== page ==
Do you drink vitamin water? Well, your “healthy choice” may unwittingly be contributing to the demise of your teeth!
Most people know that frequent consumption of sugary foods and drinks is not exactly healthy for one’s teeth (let alone one’s waistline). What’s lesser known are the harmful effects that soda, carbonated water, vitamin water, fruit drinks, sports drinks, and even fruit juices can have on your pearly whites.
The problem with these ever so popular beverages is not the added sweeteners – it’s their acidity. Some of these delicious thirst quenchers can be as acidic as stomach acid and their popularity has led to a trend seen more and more often in dental offices throughout the country – the erosion of otherwise healthy teeth.
Dental erosion is the permanent loss of tooth structure due to chemical dissolution by acids. In other words, the very drinks and foods that we are consuming are dissolving our teeth! Ironically, many of the so-called health drinks are the worst offenders.
Dental erosion is not a rare condition. In fact it is quite common. Younger people “are showing up at their dentists’ offices with problems more often associated with middle age: sensitive, yellowing, pitted teeth that are losing their protective enamel.” (USA Today 4/7/2008.) This phenomenon is a direct result of the increased consumption of acidic beverages.
For those of you who hated high school chemistry, a brief review: Ph is a measure of how acidic or basic (alkaline) a solution is, and it has a scale from 1-14. Battery acid has a ph of 1. Water is considered neutral and has a ph of 7. Lye is very alkaline with a ph of 14. Tooth enamel begins to dissolve at a ph of 5.3. A brief listing of the ph value of some popular drinks may surprise you:
How Your Favorite Beverages Stack Up
|SoBe Tropical||2.5||Coke Classic||2.53|
|Grapefruit Juice||2.8||Pepsi One||3.05|
|V8 Splash Berry Blend||3.1||Snapple Tea||3.2|
|Diet Coke||3.39||Orange Juice||3.3-4.15|
|Vitamin Water||3-4||Apple Juice||3.4|
|Juicy Juice||3.5||Red Bull||3.5|
The lower the number, the higher the acid.
Tooth enamel begins to dissolve at a ph of 5.3)
So, the acids that we consume temporarily soften the tooth’s surface. Under normal circumstances your saliva will neutralize the acids. However, if you consume acidic beverages frequently, your teeth don’t have a chance to recover. As a matter of fact, the worst thing you can do after you drink a coke is to brush your teeth, because in its weakened state, tooth enamel is much more susceptible to toothbrush abrasion!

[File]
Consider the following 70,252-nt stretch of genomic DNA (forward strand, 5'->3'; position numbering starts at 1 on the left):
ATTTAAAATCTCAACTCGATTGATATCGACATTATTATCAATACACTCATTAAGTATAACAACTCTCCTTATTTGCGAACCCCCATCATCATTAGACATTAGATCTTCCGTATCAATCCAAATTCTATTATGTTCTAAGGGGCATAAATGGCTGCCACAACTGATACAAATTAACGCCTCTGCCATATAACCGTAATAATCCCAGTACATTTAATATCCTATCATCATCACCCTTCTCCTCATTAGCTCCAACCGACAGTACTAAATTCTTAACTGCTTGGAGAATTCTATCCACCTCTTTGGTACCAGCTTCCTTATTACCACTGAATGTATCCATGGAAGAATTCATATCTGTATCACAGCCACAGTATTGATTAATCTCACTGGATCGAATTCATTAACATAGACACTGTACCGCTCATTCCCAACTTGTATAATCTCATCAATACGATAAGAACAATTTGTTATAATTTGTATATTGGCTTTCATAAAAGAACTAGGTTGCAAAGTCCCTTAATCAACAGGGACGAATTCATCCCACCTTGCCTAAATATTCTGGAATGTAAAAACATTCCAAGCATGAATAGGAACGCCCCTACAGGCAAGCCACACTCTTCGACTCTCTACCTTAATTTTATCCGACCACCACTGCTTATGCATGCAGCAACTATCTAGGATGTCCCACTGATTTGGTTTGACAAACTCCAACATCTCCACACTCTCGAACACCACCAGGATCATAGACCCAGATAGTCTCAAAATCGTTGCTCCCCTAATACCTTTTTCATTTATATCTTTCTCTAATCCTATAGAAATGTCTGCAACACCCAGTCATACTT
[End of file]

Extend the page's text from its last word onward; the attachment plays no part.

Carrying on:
So now that you know the potential peril of plentiful pints of PowerAde before, during and after your spin class, what should you do to help prevent dental erosion, besides drink more water? Here are some helpful hints that I have compiled from various sources including the A.D.A. and the Academy of General Dentistry:
- Swallow quickly when you drink highly acidic beverages
- Do not swish the beverage around in your mouth
- Use a straw to push the beverage to the back of your mouth
- Rinse or swish with water to reduce the acidity of your mouth
- Chew sugarless gum to increase saliva output
- Do not brush your teeth for at least 1 hour after consuming high acid drinks
- Use a soft toothbrush
- Use a low abrasive toothpaste that contains fluoride (such as Crest Pro Health)
Some of the signs of dental erosion include: sensitivity, discoloration, rounding of the tooth shape, increased transparency, cracks at the edges and within the tooth structure, cupping off the biting surface, and loss of tooth contour at the gum-line.
On a personal note: When my son was in kindergarten some 17 years ago, I visited his class and spoke about dentistry. The last thing I did was to place a real tooth in a bottle of 7-Up and told the class to check the tooth over the school year.
To this day, some of those “not so kids anymore” still share the memory of how that tooth just got eaten away. (F.Y.I. the ph of Diet 7UP is 3.67 and the tooth dissolved because of the phosphoric, citric and carbonic acids commonly found in most sodas.